COVID household care slashes women’s incomes
Increased household care work caused by COVID-19 displacement in Jamaica has disproportionately affected women, making them more likely to lose out on jobs because of traditional expectations of unpaid domestic labour.
Eighteen per cent of the Jamaican population - 13 per cent women - indicated that greater care workload diminished access to employment, a study by think tank the Caribbean Policy Research Institute(CAPRI) showed.
CAPRI’s study, released Tuesday evening, analysed the impact on vulnerable groups in Antigua and Barbuda, Jamaica, Barbados, and Trinidad and Tobago.
Poor and female-headed households have been the worst-affected victims of the coronavirus pandemic in Jamaica and the Caribbean, making them, paradoxically, the greatest casualties of the economic fallout of the containment measures geared towards their survival.
The care work findings corroborated a time-use study undertaken in the 2018 Jamaica Survey of Living Conditions (JSLC) which revealed that Jamaican women carry a greater burden of unpaid domestic and care work in the home.
The JSLC research showed that women spend an estimated 294 minutes – or about five hours – carrying out these tasks daily, compared to men’s 172 minutes, or just under three hours.
CAPRI’s research showed that at least half the respondents in each of the four countries reported a temporary suspension or lay-off from work without pay. Poor households were twice as badly affected as non-poor families.
Based on data collected, “women are impacted two and a half times as much as men are,” the study said.
While more male households suffered temporary lay-offs, more matriarchal homes were hit by permanent time off from work, as female-dominated jobs were most affected by the COVID-19. The affected jobs ranged from teaching to domestic labour.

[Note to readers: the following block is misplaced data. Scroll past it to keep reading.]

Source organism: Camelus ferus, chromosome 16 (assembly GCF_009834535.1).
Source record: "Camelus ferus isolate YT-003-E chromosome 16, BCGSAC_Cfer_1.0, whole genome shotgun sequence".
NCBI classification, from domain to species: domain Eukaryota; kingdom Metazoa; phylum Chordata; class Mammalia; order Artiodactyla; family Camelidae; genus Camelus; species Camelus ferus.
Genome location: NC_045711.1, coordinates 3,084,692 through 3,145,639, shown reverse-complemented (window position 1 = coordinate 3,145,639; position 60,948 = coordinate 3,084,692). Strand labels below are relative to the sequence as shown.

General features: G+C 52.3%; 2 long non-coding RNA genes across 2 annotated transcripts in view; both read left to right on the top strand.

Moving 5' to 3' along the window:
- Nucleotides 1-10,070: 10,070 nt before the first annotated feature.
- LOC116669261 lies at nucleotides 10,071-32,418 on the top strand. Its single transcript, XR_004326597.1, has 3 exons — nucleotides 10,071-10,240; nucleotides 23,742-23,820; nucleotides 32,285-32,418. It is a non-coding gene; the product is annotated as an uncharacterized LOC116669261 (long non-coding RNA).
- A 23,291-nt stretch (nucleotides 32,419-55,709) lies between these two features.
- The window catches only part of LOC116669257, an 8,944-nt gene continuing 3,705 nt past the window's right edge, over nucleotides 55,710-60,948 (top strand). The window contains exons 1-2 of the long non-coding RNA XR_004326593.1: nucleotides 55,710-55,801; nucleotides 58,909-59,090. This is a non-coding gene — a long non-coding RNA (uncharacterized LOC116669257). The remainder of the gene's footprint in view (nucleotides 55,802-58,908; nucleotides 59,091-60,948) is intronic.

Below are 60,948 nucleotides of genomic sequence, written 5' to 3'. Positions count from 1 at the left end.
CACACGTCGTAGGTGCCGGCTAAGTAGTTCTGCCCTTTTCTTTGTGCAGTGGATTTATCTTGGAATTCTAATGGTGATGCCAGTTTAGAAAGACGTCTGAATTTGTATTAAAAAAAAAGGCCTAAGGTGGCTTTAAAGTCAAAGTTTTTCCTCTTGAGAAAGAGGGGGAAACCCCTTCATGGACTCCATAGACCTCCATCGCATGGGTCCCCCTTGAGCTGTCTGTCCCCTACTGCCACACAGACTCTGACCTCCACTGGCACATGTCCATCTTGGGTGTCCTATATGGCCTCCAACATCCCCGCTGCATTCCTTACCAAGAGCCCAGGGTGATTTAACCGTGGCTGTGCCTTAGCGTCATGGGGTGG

The care work findings were evidence that gender, and not only incomes, had a hand in families’ fortunes amid the pandemic
Care work includes the responsibility of caring for children, which has increased with the closure of schools and the added scrutiny needed to protect the home from infection, especially with family members with comorbidities.
Cassandra O’Haro, a 32-year-old living in Pear Tree Grove, St Mary, was the main breadwinner of her family earning an income from being a practical nurse. However, the nursing home where she worked was shuttered by the pandemic.
O’Haro has since sought employment in a doctor’s office that paid her $10,000 for a seven-day workweek, 50 per cent less than her earnings labouring six days a week, when she occasionally clocked overtime. Transportation per week totalled $7,000.
“With the passing of my grandmother, I resigned because my boss told me that I had to sign a contract for $8,500 per week, and I couldn’t work with that,” she told The Gleaner on Tuesday.
O’Haro had been helping her grandmother to care for her uncle, Easton O’Haro, who is unable to move around by himself. She has since died.
The practical nurse, who is mother to a nine-year-old boy, said they have been surviving mostly from her savings. Her partner is a construction worker but that source of income is unstable, said Cassandra.
The CAPRI report showed that 11 per cent of persons in the Caribbean were prevented from being gainfully employed because of increased care work.
“Fifty-three per cent of poor households reported that for at least one income earner, all income was lost, while only five per cent of non-poor household experienced this,” the study showed.
Much like O’Haro’s household, the study showed that most poor families, 65 per cent, resorted to their savings to keep their households alive. From non-poor families, 33 per cent had to do the same.
Other persons opted to plant home gardens, engage in farming, seek another job, or borrow money.
The survey conducted did not allow for a comprehensive analysis of the impact on youths.
While the Mottley administration had already provided unemployment benefits as part of the social insurance system for Barbadians, the Jamaican and Trinidad and Tobago governments have had to implement temporary financial support programmes in an effort to ease the impact of COVID-19.
The COVID-19 Allocation of Resources for Employees programme was implemented in Jamaica and the Salary Relief Grant introduced in Trinidad. None was set up in Antigua and Barbuda.